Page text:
President Trump spent the first month and a half of the coronavirus pandemic wishing away the descending crisis with a stream of lies: The virus had been contained due to his wise foresight; the numbers would go down; Democrats and the media were fomenting hysteria over nothing.
Now a national disaster lies so close at hand that Trump’s closest allies are panicking. The president is now changing his strategy from denial to blame-shifting. “I don’t take any responsibility at all,” he insisted Friday, when asked why supposed FDA red tape he inherited was still somehow preventing him from conducting virus tests three years into his presidency. Asked at the same press conference why he eliminated the White House pandemic-response unit he inherited, Trump said he had no involvement in, or even knowledge of, the reworking of the highest levels of the executive branch: “When you say ‘me,’ I didn’t do it … I don’t know about that.”
Trump bluffed his way through the Friday press conference, making promises that subsequently dissolved upon inspection, helping to set off a brief stock-market rally. He naturally claimed personal responsibility. “They said, ‘Sir, you just set a new record in the history of the stock market,’” he boasted Saturday, as if the Dow Jones Industrial Average were the New York City Marathon and he had just won it. But the gains quickly disappeared, and Trump has reverted to his strategy of shirking all responsibility.
It is impossible to think of a national disaster remotely approaching this scale in which so much decision-making authority has devolved to state and local authorities. The most important decisions have concerned whether, and how, to close public spaces. Mayors and governors have made a series of individual decisions. The national void is so gaping that New York, New Jersey, and Connecticut banded together to form a joint policy, as if we were living under the Articles of Confederation.
Trump’s normally chaotic decision-making structure has grown even more so. “People just show up in the Oval and spout off ideas,” a former senior administration official told the Washington Post. “He’ll either shoot down ideas or embrace ideas quickly. It’s an ad hoc free-for-all with different advisers just spitballing.” Jared Kushner, who has no relevant expertise, has at times taken charge of the response. His sister-in-law’s father was crowdsourcing ideas on Facebook to pass on to the president. After the Post’s harrowing story broke, the White House removed photos revealing Kushner’s presence at the coronavirus task-force meeting.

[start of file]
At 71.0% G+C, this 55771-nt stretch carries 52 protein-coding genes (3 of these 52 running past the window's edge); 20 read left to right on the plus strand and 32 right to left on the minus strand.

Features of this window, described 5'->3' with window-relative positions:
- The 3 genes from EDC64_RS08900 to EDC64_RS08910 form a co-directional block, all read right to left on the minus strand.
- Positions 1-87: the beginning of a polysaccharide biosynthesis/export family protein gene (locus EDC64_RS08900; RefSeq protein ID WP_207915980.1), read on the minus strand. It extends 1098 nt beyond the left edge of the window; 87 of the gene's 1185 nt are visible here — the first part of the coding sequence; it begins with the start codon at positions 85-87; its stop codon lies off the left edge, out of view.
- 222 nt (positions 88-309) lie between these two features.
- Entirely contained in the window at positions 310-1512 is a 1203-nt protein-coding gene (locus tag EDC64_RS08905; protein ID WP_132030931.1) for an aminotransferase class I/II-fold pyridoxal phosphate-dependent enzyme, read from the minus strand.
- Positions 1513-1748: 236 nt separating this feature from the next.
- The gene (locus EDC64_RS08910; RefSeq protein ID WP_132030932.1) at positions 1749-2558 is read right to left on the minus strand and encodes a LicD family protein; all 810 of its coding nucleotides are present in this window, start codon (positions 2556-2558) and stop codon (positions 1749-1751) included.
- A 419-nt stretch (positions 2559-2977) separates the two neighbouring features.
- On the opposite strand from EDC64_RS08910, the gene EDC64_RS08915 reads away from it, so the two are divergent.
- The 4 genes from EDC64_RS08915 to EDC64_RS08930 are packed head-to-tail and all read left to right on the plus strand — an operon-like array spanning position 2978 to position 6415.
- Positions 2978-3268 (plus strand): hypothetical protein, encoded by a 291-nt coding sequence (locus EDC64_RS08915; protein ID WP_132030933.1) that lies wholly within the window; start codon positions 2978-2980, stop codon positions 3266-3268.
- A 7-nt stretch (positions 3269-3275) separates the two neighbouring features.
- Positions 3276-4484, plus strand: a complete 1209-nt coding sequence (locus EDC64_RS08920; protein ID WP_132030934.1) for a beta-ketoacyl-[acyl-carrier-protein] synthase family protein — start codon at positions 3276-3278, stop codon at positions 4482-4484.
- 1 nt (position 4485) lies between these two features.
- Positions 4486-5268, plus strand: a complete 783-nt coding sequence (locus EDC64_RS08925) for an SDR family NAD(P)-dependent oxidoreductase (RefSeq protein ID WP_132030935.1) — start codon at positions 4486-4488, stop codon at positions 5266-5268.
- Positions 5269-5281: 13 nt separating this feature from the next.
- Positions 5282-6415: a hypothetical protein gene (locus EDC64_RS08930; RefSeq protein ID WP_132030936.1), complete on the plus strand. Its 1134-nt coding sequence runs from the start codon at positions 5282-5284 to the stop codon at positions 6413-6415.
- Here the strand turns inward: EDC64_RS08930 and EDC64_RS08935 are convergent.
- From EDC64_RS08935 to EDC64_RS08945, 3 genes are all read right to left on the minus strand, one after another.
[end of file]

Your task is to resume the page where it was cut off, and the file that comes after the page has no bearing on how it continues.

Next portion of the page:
The government is in fact brimming with sensible, urgently needed ideas to redress the crisis. The problem is that none of those ideas are coming from Trump. Joe Biden proposed having the military prepare to set up field hospitals to handle the coming overflow of patients that will exceed the limits of the medical system. Mitt Romney has endorsed a $1,000-per-adult cash payment to prop up consumer demand. New York governor Andrew Cuomo suggested several measures, including uniform standards for closings, backed by payments to cushion the blow.
The paradox of these suggestions is that Trump is characteristically loath to endorse any ideas associated with his political rivals. Not only do his advisers have to convince him of the merits of these ideas, but they have to persuade him that the ideas are his own, the way they sneak vegetables into his mashed potatoes.
At a conference call with governors, many of whom are deeply concerned about the shortage of respirators and ventilators that will be needed to save coronavirus patients, Trump insisted they, not him, should solve it. “Respirators, ventilators, all of the equipment — try getting it yourselves,” he offered.
Just think for a moment about this plan. All 50 governors, plus Puerto Rico and the District of Columbia, should all be conducting their own searches for equipment and bargaining individually. Trump’s explanation, captured on recording, was, “Point of sales, much better, much more direct if you can get it yourself.” As if states have more power and budgetary authority to acquire scarce equipment than the federal government. And as if states are better to allocate the scarce equipment themselves. What if you happen to live in a state with a governor who did a bad job of haggling for ventilators? Tough luck.
In response to Cuomo’s plea that Trump assume more leadership for the crisis, he threw the accusation back in Cuomo’s face, using his favorite I’m-rubber-you’re-glue rebuttal technique.
Here is the president of the United States being asked respectfully by a governor to take command of the response to a massive, deadly national crisis, and his answer is to throw the same request back at the governor. No, you run the country, sneers the president. The United States is veering into a crisis that is being tackled on the fly by state and local authorities because the leader of the executive branch has virtually abdicated all power. Nothing like this has happened in American history since at least the presidency of James Buchanan, who was widely regarded as the worst president in American history, but who may very soon relinquish that ignominy to the current occupant of his office.